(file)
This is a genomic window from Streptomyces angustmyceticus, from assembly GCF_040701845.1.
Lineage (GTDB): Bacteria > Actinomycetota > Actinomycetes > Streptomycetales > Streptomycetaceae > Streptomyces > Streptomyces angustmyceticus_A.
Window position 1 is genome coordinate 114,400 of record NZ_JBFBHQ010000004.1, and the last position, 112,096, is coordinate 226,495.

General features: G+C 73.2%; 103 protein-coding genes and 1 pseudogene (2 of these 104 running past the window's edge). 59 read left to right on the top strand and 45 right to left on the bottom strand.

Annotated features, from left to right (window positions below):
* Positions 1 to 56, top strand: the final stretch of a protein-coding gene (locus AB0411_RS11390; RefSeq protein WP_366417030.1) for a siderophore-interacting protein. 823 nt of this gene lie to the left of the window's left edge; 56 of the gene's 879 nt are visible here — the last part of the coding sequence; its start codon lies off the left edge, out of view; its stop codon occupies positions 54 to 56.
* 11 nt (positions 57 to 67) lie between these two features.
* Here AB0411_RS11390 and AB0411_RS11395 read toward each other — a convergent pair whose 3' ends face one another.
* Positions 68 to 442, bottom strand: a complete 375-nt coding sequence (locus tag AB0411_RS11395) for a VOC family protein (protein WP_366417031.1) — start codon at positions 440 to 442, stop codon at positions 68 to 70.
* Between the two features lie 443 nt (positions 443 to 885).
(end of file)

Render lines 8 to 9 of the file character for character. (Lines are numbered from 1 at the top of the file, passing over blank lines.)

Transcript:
* Here AB0411_RS11390 and AB0411_RS11395 read toward each other — a convergent pair whose 3' ends face one another.
* Positions 68 to 442, bottom strand: a complete 375-nt coding sequence (locus tag AB0411_RS11395) for a VOC family protein (protein WP_366417031.1) — start codon at positions 440 to 442, stop codon at positions 68 to 70.